It is hard to know exactly what will shake the dudes of Brotopia out of the Mad Men episode in which they currently live. Despite all that I have just said about accountability and acknowledging when specific men are the problem, I do think a great place to begin thinking differently about what I have called the “man problem in high tech” is to move away from the “all women are the problem/all men are the problem” dichotomous explanations and solutions when working in the field to improve gender relations and the situation for women in high tech. Yes, it is important that we hold individuals accountable and that we work to train and prepare women as a group differently so that they are better equipped to navigate a biased and broken system. However, we know that just telling women to “lean in,” although sometimes effective, doesn’t actually change broader patterns and systemic problems for companies and the culture of high tech, and it often doesn’t even alter the situation of individual women that much. It can be an incredibly stressful approach that places overmuch responsibility on individual women to solve a problem that is well beyond their individual control, no matter how powerful or empowered they may be. And, unsurprisingly, men (and women leaders), especially high achievers in the world of high tech, are not going to be especially receptive to making the problem about their own poor values and bad behavior (even if, in some ways, that is precisely what it is about, hence the title of this piece). The fact is that there are plenty of feminist men in high tech, men who are willing to call out bad behavior when they see it and to be allies for their female colleagues; men who want to work for companies that treat everyone with respect and that take the concerns of women and minorities seriously. What we need is a multi-pronged approach that focuses on implicit biases that affect everyone, misogynistic and sexist cultural norms in a company that may be hard to see and which are often upheld and reinforced by both genders in different ways, a strong emphasis on aligning the business goals of companies with a broader social commitment to inclusivity and gender equality, and, finally, widespread support for women who are victims of sexual harassment and gender discrimination and serious accountability for perpetrators. That accountability should not just be formal in nature; when educatory and rehabilitative efforts by peers and superiors prove unsuccessful, sanctioning should come in the form of social ostracism and marginalization by co-workers. There will always be an in and an out-group. Okay, fine. The in-group ought to consist of those who are not down with shitty sexist behavior, and the out-group ought to consist of the lame dudes who can’t seem to grow up. I concede that this seems like a gross oversimplification. It is also the case that people are fired every day out here for a lot less than, say, inappropriate and unwelcome touching or harassment while intoxicated at a work event. Those sorts of things happen all the time and the degree of either protection or hand-wringing over what to do in cases where problematic sexist and predatory behavior has occurred is nothing short of shameful. That is the kind of bullshit that needs to come to halt today. And all the women’s groups and networking orgs in the world aren’t going to change that. The men who are in power right now, however, can.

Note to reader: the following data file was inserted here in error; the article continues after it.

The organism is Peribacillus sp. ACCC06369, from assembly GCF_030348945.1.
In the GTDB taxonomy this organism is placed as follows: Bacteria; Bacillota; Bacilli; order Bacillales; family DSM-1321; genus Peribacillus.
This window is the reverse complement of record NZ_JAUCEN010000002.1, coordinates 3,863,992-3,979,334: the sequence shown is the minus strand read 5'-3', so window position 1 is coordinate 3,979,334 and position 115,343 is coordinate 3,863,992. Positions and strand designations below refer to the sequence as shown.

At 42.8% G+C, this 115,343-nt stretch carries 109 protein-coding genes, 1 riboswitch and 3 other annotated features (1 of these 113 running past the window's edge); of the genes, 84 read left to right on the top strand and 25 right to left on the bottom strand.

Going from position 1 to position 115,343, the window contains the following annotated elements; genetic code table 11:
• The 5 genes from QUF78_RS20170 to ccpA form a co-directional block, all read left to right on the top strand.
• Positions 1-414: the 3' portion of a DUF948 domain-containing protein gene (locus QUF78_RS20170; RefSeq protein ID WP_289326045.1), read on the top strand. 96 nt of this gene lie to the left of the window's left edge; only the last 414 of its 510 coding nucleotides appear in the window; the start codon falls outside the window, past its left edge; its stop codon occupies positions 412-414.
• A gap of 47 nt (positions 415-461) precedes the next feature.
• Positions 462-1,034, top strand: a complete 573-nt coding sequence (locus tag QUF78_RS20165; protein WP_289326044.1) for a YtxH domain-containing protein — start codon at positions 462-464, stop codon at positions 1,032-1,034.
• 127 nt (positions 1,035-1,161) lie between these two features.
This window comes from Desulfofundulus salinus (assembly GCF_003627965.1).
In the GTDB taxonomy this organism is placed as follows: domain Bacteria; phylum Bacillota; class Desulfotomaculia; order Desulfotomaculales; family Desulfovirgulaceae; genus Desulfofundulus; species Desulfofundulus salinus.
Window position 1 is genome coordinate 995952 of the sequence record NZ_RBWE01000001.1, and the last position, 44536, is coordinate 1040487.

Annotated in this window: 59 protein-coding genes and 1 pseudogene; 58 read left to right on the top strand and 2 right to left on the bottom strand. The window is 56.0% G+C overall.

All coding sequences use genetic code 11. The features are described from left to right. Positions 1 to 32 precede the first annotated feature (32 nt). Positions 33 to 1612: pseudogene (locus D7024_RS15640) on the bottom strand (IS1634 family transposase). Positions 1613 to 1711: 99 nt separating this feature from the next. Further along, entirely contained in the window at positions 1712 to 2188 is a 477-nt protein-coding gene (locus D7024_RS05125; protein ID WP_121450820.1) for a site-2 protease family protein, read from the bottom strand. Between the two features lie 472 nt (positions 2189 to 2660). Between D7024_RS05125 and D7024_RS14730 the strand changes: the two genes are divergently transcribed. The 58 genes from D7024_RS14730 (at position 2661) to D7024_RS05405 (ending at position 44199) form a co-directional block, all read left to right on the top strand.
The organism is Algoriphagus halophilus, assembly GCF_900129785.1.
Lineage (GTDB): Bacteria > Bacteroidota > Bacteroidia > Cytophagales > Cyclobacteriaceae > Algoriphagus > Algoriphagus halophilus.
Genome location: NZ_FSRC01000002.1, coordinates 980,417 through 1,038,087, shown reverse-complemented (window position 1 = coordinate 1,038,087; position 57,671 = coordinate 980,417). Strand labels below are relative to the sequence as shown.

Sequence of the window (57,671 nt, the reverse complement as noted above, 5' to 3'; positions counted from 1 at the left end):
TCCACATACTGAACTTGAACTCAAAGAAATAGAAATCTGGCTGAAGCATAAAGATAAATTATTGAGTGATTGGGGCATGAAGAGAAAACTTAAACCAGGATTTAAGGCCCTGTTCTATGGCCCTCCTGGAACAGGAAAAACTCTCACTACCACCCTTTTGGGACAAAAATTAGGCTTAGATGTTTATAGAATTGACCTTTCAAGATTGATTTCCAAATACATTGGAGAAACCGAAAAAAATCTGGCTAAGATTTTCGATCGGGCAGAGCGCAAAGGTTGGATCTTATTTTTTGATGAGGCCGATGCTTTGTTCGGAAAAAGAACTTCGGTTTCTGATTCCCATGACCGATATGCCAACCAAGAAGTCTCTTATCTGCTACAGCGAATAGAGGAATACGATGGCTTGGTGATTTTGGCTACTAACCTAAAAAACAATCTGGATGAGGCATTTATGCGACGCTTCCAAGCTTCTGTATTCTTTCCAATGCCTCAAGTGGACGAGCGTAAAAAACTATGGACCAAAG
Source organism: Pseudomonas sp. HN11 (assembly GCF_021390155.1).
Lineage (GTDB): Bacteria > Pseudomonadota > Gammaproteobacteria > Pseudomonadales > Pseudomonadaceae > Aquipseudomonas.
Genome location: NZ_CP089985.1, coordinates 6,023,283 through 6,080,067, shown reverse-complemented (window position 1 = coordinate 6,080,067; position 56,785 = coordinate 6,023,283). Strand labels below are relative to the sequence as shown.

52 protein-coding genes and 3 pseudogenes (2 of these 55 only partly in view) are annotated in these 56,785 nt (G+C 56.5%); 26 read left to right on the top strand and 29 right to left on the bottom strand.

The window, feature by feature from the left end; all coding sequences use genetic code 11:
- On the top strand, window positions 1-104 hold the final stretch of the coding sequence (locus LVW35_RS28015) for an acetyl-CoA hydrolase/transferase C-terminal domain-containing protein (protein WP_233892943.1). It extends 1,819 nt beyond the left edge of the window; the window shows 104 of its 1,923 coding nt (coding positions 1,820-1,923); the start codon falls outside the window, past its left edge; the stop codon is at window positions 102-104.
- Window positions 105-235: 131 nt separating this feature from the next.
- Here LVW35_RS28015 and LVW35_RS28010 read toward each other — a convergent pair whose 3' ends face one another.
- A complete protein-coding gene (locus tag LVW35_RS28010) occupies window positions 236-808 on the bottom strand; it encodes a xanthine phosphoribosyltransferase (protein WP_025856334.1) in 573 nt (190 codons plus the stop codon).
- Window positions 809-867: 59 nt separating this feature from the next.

Given all that we are learning about our psychological and emotional resistance to facts that suggest change, though maybe uncomfortable or difficult, is better for us in the long run or even life-saving, I have to say, I am not hopeful. We know that companies with more women and a culture friendlier to women do better than those that don’t. They do better in terms of growth and profit, of course, but also in terms of less volatility and more stability over time. Not to mention that such companies enjoy better press, avoiding scandals and negative coverage about culture, hiring and firing practices, sexual harassment suits, etc. Even companies with just one board member outperform companies with all male boards by 26%. That’s significant. The state of California understands this quite well, even if many CEO’s and decision makers in the Valley don’t yet. Governor Jerry Brown recently passed a law that requires all publicly traded companies in the state to have at least one woman on their board of directors by 2019 or face a penalty. The numbers increase substantially when we look at women in leadership positions. It further requires companies with five directors to add two women by the end of 2021, and companies with six or more directors to add at least three more women by the end of the same year. This particular piece of legislation was, it seems, concerned with equality in the first instance, with Sen. Hannah-Beth Jackson telling the Wall Street Journal that “one-fourth of California’s publicly traded companies still do not have a single woman on their board, despite numerous independent studies that show companies with women on their board are more profitable and productive. With women comprising over half the population and making over 70% of purchasing decisions, their insight is critical to discussions and decisions that affect corporate culture, actions and profitability.” The language, tone, and press associated with this bill was associated with women’s equality and their protection, both as employees and consumers.